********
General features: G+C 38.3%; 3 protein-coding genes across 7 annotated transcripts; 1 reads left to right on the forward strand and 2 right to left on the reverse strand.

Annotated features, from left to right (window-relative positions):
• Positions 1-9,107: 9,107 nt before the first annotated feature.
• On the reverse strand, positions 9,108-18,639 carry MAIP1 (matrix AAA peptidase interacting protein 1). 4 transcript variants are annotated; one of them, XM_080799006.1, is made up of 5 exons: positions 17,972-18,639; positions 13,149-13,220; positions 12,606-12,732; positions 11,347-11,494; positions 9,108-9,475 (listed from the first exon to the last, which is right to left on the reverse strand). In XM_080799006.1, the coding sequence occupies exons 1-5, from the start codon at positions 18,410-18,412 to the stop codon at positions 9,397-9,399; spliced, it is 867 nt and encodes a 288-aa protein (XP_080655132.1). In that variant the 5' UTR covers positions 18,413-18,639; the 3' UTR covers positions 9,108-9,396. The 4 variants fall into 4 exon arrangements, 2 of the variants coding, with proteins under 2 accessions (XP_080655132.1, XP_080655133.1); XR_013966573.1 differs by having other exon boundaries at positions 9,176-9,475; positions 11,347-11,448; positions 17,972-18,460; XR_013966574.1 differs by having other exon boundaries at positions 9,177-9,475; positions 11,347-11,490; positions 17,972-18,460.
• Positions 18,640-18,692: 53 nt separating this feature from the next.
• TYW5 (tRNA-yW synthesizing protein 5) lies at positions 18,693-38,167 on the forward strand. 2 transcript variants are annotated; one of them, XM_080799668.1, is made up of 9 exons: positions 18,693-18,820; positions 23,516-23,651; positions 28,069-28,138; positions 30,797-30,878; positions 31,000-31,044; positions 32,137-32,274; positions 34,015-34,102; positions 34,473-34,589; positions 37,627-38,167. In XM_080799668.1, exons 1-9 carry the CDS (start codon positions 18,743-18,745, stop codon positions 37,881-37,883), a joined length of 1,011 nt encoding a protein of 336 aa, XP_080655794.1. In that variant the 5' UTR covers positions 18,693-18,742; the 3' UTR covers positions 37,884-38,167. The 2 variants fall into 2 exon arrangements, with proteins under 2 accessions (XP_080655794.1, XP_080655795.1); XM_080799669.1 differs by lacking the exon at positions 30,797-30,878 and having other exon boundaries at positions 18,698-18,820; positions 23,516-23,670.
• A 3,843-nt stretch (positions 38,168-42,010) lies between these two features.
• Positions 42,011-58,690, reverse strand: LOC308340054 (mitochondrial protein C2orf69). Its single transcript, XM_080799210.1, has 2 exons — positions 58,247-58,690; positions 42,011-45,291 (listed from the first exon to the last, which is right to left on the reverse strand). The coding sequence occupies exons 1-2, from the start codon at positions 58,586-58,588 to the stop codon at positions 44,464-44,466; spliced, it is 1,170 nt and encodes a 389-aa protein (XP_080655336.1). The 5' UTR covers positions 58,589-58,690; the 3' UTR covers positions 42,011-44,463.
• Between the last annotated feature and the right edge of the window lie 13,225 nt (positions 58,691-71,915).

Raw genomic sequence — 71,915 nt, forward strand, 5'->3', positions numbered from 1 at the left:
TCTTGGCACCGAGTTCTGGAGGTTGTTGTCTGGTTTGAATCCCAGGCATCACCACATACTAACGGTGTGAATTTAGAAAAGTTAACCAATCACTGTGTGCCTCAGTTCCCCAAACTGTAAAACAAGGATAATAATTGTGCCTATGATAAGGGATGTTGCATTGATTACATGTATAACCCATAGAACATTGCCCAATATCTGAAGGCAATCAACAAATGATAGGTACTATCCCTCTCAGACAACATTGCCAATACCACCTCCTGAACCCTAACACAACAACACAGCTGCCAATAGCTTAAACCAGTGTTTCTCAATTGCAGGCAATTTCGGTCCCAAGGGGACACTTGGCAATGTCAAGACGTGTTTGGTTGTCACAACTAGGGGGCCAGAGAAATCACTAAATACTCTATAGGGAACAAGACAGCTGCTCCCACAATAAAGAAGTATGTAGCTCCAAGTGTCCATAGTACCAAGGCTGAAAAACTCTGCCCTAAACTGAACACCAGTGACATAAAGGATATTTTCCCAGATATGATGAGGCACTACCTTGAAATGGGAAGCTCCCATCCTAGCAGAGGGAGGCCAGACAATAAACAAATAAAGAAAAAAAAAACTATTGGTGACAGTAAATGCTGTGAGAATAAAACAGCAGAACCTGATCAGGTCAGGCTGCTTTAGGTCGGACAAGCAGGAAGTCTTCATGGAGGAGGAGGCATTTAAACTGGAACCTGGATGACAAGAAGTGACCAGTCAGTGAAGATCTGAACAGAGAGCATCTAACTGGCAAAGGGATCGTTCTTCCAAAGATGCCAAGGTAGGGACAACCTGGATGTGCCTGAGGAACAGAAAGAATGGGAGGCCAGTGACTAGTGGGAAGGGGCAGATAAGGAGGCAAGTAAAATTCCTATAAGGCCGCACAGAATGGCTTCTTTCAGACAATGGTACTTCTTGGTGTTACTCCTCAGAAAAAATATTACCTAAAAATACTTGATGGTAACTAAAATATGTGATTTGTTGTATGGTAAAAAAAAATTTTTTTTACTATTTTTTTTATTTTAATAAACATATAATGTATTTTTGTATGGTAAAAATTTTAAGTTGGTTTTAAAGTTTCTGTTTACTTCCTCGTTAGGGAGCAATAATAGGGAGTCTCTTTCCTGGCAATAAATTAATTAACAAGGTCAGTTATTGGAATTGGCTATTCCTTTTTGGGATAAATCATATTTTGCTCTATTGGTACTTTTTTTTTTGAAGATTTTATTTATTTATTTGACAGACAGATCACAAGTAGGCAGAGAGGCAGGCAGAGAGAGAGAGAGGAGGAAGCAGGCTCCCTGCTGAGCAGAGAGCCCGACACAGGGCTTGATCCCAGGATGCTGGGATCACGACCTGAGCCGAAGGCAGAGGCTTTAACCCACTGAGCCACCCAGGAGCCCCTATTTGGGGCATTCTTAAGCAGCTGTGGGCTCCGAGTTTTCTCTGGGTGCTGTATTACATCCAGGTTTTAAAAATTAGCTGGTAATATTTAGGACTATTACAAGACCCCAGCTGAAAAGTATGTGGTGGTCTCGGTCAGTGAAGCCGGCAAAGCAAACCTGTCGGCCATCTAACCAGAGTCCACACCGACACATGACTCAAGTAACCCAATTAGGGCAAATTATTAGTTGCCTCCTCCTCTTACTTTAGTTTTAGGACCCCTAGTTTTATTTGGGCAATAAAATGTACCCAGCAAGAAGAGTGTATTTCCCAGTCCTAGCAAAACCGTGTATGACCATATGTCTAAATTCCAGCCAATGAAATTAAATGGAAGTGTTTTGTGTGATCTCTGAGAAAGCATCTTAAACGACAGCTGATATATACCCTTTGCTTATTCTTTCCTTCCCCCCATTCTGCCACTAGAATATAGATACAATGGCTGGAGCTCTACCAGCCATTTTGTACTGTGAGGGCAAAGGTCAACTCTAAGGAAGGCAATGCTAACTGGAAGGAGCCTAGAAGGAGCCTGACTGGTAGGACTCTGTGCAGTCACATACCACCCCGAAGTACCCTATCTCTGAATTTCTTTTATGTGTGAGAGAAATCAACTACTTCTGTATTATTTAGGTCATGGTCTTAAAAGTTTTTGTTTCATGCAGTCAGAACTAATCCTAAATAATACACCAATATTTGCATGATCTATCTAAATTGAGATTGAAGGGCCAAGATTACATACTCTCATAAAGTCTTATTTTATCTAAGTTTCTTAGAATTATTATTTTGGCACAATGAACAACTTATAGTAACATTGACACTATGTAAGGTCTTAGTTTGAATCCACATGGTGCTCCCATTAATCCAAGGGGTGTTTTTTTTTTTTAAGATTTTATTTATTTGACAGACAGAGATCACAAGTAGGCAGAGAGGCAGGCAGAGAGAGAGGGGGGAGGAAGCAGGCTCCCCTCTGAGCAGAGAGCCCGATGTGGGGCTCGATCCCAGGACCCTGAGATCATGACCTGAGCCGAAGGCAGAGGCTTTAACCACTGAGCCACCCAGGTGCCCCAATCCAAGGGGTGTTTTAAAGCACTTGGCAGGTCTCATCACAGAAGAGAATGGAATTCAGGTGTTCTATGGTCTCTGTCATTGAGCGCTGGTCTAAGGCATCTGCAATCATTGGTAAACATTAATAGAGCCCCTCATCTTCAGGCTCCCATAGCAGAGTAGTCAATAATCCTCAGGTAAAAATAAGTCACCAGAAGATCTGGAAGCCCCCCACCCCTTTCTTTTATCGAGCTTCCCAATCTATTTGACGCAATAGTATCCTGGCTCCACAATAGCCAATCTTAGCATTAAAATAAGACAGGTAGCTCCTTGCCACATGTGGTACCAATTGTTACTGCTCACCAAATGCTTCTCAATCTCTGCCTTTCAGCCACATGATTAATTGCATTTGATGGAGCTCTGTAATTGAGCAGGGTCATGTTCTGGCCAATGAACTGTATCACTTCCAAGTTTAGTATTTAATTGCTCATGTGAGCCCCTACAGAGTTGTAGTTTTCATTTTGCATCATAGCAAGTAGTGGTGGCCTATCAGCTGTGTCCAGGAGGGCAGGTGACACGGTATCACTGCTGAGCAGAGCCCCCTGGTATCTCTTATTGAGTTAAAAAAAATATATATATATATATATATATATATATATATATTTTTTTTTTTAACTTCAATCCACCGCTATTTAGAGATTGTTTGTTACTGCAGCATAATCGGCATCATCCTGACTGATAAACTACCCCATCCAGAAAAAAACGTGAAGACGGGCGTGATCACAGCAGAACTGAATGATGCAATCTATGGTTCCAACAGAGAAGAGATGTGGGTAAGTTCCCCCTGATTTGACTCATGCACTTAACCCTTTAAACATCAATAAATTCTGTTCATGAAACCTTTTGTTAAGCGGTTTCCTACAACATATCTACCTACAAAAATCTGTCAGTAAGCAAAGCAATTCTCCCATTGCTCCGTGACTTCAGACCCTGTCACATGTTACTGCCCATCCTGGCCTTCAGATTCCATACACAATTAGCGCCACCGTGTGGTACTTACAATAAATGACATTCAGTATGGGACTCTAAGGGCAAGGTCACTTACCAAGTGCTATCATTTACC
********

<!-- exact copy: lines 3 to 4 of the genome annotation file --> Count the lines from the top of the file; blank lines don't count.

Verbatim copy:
• Positions 1-9,107: 9,107 nt before the first annotated feature.
• On the reverse strand, positions 9,108-18,639 carry MAIP1 (matrix AAA peptidase interacting protein 1). 4 transcript variants are annotated; one of them, XM_080799006.1, is made up of 5 exons: positions 17,972-18,639; positions 13,149-13,220; positions 12,606-12,732; positions 11,347-11,494; positions 9,108-9,475 (listed from the first exon to the last, which is right to left on the reverse strand). In XM_080799006.1, the coding sequence occupies exons 1-5, from the start codon at positions 18,410-18,412 to the stop codon at positions 9,397-9,399; spliced, it is 867 nt and encodes a 288-aa protein (XP_080655132.1). In that variant the 5' UTR covers positions 18,413-18,639; the 3' UTR covers positions 9,108-9,396. The 4 variants fall into 4 exon arrangements, 2 of the variants coding, with proteins under 2 accessions (XP_080655132.1, XP_080655133.1); XR_013966573.1 differs by having other exon boundaries at positions 9,176-9,475; positions 11,347-11,448; positions 17,972-18,460; XR_013966574.1 differs by having other exon boundaries at positions 9,177-9,475; positions 11,347-11,490; positions 17,972-18,460.